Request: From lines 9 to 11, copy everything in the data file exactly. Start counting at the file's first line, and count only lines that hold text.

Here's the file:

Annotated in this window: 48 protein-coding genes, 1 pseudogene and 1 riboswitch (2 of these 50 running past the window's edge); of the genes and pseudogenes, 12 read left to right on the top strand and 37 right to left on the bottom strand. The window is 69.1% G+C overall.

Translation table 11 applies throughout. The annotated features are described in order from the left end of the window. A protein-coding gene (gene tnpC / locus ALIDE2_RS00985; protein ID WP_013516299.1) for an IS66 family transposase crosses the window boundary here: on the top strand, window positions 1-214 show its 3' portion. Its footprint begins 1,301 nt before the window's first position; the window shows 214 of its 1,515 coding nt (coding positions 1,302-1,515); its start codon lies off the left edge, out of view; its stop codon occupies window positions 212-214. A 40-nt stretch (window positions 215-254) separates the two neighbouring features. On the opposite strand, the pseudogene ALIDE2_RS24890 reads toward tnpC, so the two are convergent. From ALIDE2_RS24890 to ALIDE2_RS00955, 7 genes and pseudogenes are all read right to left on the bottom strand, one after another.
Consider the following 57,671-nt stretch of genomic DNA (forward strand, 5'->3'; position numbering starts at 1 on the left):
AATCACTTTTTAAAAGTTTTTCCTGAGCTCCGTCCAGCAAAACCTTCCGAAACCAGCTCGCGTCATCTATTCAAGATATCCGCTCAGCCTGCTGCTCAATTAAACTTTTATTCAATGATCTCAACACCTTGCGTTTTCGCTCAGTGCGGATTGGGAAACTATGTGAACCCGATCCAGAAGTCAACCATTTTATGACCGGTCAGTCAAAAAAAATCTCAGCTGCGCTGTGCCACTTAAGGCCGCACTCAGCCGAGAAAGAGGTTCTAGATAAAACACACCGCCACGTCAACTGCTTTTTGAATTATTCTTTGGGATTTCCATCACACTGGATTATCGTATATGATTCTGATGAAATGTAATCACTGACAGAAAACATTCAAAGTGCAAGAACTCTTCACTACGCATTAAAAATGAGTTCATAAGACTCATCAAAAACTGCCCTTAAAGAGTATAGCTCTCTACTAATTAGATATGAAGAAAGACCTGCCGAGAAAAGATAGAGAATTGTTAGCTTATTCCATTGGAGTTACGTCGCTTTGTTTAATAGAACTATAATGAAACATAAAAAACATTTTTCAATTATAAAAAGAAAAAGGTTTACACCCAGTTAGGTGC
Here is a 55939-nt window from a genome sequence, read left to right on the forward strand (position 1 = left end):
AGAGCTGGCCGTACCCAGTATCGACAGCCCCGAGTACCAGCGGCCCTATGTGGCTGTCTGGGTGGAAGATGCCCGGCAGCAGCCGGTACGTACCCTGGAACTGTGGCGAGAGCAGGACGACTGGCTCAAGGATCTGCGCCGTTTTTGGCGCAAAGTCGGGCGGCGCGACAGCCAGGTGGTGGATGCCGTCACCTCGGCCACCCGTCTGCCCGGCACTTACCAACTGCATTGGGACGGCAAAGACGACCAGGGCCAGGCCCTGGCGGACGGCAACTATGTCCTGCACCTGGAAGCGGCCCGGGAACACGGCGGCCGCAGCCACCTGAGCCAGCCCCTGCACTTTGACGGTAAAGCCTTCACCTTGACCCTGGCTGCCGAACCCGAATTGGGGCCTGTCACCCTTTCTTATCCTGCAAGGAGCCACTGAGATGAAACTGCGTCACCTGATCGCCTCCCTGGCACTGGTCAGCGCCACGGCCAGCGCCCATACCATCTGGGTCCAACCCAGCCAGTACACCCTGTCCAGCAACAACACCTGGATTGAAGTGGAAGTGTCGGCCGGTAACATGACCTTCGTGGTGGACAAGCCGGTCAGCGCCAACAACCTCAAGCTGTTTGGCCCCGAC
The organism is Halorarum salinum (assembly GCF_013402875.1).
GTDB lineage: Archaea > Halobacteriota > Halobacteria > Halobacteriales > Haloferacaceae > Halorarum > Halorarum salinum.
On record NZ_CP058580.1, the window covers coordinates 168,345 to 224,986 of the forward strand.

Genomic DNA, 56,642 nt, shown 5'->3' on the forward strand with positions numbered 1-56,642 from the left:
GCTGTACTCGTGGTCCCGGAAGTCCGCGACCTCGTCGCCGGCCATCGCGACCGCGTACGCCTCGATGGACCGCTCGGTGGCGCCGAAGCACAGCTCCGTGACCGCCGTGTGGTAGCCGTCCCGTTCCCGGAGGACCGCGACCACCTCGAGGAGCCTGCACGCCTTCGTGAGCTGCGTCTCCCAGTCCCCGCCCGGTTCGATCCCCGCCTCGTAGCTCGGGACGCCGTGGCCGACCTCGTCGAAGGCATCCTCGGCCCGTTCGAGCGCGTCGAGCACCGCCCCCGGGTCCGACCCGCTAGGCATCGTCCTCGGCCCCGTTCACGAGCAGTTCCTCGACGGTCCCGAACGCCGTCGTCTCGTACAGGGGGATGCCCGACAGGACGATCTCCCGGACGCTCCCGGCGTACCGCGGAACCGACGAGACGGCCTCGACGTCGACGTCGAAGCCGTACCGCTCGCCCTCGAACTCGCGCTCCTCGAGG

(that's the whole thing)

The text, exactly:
On record NZ_CP058580.1, the window covers coordinates 168,345 to 224,986 of the forward strand.

Genomic DNA, 56,642 nt, shown 5'->3' on the forward strand with positions numbered 1-56,642 from the left:
GCTGTACTCGTGGTCCCGGAAGTCCGCGACCTCGTCGCCGGCCATCGCGACCGCGTACGCCTCGATGGACCGCTCGGTGGCGCCGAAGCACAGCTCCGTGACCGCCGTGTGGTAGCCGTCCCGTTCCCGGAGGACCGCGACCACCTCGAGGAGCCTGCACGCCTTCGTGAGCTGCGTCTCCCAGTCCCCGCCCGGTTCGATCCCCGCCTCGTAGCTCGGGACGCCGTGGCCGACCTCGTCGAAGGCATCCTCGGCCCGTTCGAGCGCGTCGAGCACCGCCCCCGGGTCCGACCCGCTAGGCATCGTCCTCGGCCCCGTTCACGAGCAGTTCCTCGACGGTCCCGAACGCCGTCGTCTCGTACAGGGGGATGCCCGACAGGACGATCTCCCGGACGCTCCCGGCGTACCGCGGAACCGACGAGACGGCCTCGACGTCGACGTCGAAGCCGTACCGCTCGCCCTCGAACTCGCGCTCCTCGAGG